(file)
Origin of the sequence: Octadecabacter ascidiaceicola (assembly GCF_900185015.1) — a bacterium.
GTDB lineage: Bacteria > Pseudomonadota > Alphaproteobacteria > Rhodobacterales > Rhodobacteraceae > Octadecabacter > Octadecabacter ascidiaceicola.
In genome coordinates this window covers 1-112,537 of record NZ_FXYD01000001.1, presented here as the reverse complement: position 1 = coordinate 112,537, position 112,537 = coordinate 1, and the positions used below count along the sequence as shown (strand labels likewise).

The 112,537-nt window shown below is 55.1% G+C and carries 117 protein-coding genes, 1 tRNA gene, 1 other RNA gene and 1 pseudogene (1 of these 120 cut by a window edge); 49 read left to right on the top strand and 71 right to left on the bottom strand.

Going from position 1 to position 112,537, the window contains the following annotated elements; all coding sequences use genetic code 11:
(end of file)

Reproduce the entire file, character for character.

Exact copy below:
Origin of the sequence: Octadecabacter ascidiaceicola (assembly GCF_900185015.1) — a bacterium.
GTDB lineage: Bacteria > Pseudomonadota > Alphaproteobacteria > Rhodobacterales > Rhodobacteraceae > Octadecabacter > Octadecabacter ascidiaceicola.
In genome coordinates this window covers 1-112,537 of record NZ_FXYD01000001.1, presented here as the reverse complement: position 1 = coordinate 112,537, position 112,537 = coordinate 1, and the positions used below count along the sequence as shown (strand labels likewise).

The 112,537-nt window shown below is 55.1% G+C and carries 117 protein-coding genes, 1 tRNA gene, 1 other RNA gene and 1 pseudogene (1 of these 120 cut by a window edge); 49 read left to right on the top strand and 71 right to left on the bottom strand.

Going from position 1 to position 112,537, the window contains the following annotated elements; all coding sequences use genetic code 11: